She picked up, and I pulled my cell phone away from my ear as she yelled into the receiver, “OK.  I got it!”

“Did I miss your birthday by a day?” I asked?  Grandma laughed a pretty big laugh and said, “Honey, it was a week ago!”

“What? You mean it was the 18th?!”

More laughing.  “No, it’s the 17th.”

“Dammit, I never get it right, do I?” I said, laughing back.

She said, “You know, I sent you the list.”  A few years ago, she hand-wrote all the important dates I should ever need to remember on a piece of paper and mailed it to me.  The  list has birthdays and anniversaries on it – for my aunt and uncles, my cousins, of course my grandparents – and my grandma even included my sister, my mother, and my sister’s kids on the list – birthdays I don’t generally have trouble remembering.  I know exactly where the list is.  It’s within arm’s reach of my desk, yet I never get it out in time.

“I know, I know,” I said.  “Well, did you do anything?”

“Your uncle came on Saturday and we went out for Chinese – you know we finally have a new Chinese restaurant in town.”

“Really?” I said.

“Yes.  He had to travel the next day, so he came early.  Then on Sunday I fixed dinner for your sister and mother and everyone.”

“Shouldn’t they be fixing dinner for you?” I joked.

“Well, yes, now that you mention it.  I think we should do it that way from now on.  Grandpa cooked a turkey outside, and we had mashed potatoes and vegetables.  It’s too much work.  I just can’t do it anymore.”

I understood, but the thought of Grandpa’s turkey grilled on the Weber and Grandma’s mashed potatoes and gravy started my mouth watering and reminded me of how someone has to watch over the mashed potatoes around my uncle and I, or we’ll empty the bowl and no one else will get any.  Our conversation ended just a few seconds later.  It’s impossible to get my grandparents to talk on the phone for more than about three and a half minutes.  They think long distance is too expensive, even though I’m the one calling, and I try over and over to tell them it doesn’t cost me any more to call them than it does to call someone on my own street.  I think they don’t believe me.  Still, it was a nice break in my hectic work day.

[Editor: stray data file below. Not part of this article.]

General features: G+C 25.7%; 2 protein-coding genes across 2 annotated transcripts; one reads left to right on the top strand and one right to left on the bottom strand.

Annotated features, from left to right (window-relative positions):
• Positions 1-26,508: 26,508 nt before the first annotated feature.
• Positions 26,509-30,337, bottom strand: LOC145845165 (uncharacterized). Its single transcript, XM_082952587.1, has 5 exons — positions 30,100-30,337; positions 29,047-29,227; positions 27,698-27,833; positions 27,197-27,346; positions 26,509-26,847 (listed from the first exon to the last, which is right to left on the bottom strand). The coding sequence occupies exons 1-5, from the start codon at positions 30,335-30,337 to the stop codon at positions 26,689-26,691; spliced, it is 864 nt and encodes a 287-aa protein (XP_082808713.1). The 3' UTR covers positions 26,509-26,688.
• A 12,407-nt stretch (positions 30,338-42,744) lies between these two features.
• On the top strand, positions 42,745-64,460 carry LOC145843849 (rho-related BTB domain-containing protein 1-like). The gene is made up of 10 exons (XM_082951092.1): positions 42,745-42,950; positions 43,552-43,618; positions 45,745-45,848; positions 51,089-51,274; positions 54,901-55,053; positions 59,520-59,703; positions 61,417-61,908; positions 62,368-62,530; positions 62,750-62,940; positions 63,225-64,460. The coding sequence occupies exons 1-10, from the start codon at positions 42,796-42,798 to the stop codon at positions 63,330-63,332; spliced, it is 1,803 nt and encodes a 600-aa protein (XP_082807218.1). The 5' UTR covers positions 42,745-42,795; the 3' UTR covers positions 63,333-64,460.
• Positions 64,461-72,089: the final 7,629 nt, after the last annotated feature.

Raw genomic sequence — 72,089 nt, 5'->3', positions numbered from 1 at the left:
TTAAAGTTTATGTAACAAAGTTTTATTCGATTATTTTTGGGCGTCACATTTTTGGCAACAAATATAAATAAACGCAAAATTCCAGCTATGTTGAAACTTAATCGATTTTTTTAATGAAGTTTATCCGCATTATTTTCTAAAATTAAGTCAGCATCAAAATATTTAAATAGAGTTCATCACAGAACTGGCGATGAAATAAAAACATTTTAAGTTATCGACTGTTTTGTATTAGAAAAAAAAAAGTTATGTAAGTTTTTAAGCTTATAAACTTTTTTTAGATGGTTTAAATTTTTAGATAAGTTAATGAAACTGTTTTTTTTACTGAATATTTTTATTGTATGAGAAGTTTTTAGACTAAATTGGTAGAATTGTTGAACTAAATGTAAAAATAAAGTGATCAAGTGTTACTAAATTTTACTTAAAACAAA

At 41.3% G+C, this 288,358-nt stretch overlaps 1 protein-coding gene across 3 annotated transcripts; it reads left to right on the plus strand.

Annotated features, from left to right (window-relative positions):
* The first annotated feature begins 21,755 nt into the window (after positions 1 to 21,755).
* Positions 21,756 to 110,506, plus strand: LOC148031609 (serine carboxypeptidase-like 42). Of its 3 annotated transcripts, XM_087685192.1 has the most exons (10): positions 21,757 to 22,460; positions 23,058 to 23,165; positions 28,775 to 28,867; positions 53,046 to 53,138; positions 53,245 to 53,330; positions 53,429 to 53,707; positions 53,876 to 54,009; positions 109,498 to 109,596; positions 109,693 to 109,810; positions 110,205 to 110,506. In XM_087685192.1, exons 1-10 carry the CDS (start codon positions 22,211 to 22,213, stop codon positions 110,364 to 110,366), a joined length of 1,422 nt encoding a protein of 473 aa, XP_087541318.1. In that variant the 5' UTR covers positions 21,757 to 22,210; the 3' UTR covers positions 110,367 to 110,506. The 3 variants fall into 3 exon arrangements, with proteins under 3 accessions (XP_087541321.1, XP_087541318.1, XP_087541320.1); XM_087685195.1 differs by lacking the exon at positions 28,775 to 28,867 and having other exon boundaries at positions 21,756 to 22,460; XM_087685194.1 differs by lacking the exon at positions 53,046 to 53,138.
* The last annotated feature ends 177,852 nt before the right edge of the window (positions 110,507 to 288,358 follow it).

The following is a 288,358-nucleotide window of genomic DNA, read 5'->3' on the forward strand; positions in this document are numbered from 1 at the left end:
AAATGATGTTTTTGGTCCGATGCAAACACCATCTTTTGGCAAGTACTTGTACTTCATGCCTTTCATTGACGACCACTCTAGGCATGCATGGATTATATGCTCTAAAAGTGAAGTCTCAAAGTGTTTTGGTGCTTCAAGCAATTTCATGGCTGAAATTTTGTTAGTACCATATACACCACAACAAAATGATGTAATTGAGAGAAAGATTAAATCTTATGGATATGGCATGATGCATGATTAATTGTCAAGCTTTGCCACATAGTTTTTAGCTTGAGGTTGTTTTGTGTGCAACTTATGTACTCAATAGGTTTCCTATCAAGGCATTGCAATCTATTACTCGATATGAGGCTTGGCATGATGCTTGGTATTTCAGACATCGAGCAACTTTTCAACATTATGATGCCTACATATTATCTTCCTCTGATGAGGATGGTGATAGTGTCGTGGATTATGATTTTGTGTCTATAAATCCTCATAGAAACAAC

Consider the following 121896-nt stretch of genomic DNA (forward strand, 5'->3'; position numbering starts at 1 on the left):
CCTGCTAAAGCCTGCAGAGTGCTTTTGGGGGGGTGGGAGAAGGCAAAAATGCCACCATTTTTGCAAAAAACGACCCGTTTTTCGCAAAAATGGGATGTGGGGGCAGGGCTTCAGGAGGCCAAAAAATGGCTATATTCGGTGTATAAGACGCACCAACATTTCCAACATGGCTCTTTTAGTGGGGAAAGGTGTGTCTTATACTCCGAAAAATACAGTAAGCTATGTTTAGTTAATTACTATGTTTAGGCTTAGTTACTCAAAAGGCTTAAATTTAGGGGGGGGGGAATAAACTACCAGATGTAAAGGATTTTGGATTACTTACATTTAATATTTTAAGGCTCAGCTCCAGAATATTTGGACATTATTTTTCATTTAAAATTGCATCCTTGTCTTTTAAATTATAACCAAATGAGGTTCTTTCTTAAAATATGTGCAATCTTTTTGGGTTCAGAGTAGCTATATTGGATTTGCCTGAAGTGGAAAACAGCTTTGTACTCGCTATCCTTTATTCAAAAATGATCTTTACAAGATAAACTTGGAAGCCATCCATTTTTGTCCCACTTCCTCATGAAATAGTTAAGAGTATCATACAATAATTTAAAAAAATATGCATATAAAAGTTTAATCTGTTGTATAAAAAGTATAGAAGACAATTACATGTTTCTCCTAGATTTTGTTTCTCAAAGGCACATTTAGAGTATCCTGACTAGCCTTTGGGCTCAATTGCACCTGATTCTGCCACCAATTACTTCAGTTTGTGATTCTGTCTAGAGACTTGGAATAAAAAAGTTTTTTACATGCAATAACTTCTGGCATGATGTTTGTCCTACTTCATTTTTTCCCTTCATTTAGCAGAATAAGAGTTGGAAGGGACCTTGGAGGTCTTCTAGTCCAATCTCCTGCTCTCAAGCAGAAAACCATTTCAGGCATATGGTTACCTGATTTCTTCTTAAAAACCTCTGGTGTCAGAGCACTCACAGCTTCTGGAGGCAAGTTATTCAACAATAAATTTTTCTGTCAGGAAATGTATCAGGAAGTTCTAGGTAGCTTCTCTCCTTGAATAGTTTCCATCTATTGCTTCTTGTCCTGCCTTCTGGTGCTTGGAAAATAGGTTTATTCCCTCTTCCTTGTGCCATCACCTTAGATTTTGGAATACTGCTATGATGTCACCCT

The thing is I don’t forget all birthdays – just some of them, which somehow makes it all seem worse.  I never forget my grandpa’s birthday – perhaps because it is near my mom’s – but I have a feeling I have never remembered my grandma’s birthday on time.  Lucky for me, she doesn’t seem to hold it against me.

This is almost as bad as a recent experience I had with a friend’s birthday.  I tend to associate birthdays together when I can, because it helps me come a little closer to remembering them, and I have a friend whose birthday I had associated with one of my sister’s kids.  In September, my niece’s birthday was coming up (which I remembered to call for, but I still haven’t sent her birthday present to her).  This triggered my associated memory of my friend’s birthday.  I had an odd nagging feeling in my mind that I might not be right about the exact date in relation to my niece’s birthday, and even though I hated to admit it (this friend never forgets my birthday), I broke down and sent an apologetic email saying, “I know your birthday is soon, but I can’t be positive it is today – so I apologize for that, but I wanted to say Happy Birthday even if I have the date wrong.  I hope you’re doing well.  We should get together soon.”

Later that day, I got an email back.

“Hi!  You are very thoughtful; your birthday is super easy because [it is the day after a holiday], but my day is a lot harder to remember.  My birthday is actually in April, but your email has put me in a totally celebratory birthday frame of mind, which I was not at all in, for my actual birthday. I think I am going to go to Cost Plus World Market this weekend and buy myself presents, and I am going to buy a whole box of Whole Foods vegan donuts (instead of a cake, because donuts really are even better than cake).”

Christ, it’s my nephew’s birthday that my friend’s birthday is next to, not my niece’s!  I explained.

“You know, after I hit send, I thought – wait, maybe it’s in April.  The issue is, I’ve associated your birthday with my nephew’s before, because his is in April – and yesterday was my niece’s birthday, and somehow the association got switched in my mind between the two of them – man, I’m not even 40 and already my mind is completely going!  I’m glad that you are now in a celebratory mood, though – that makes my huge mistake somewhat more tolerable.”

I guess worse things could come of forgetting someone’s birthday.

My sixth grade teacher and The Jackson Four

In sixth grade I had a teacher that I think may have been senile – or, on her way, anyway.  I have no idea how old she really was, but to an eleven-year old, she looked ancient.  I remember brown hair, so maybe she wasn’t so old as I thought, but she always seemed to be missing something – focus, or sharpness, alertness.  She was off in outer space all the time.  She wore glasses with really large frames, had a short haircut that was obviously permed – no way curls would look so tight and fuzzy on the top of someone’s head, yet the hair at the nape of the neck so straight.  She had a hunch in her shoulders which may be part of the reason I remember her as old – she was a tall woman, though, so maybe she just carried herself that way to look less imposing.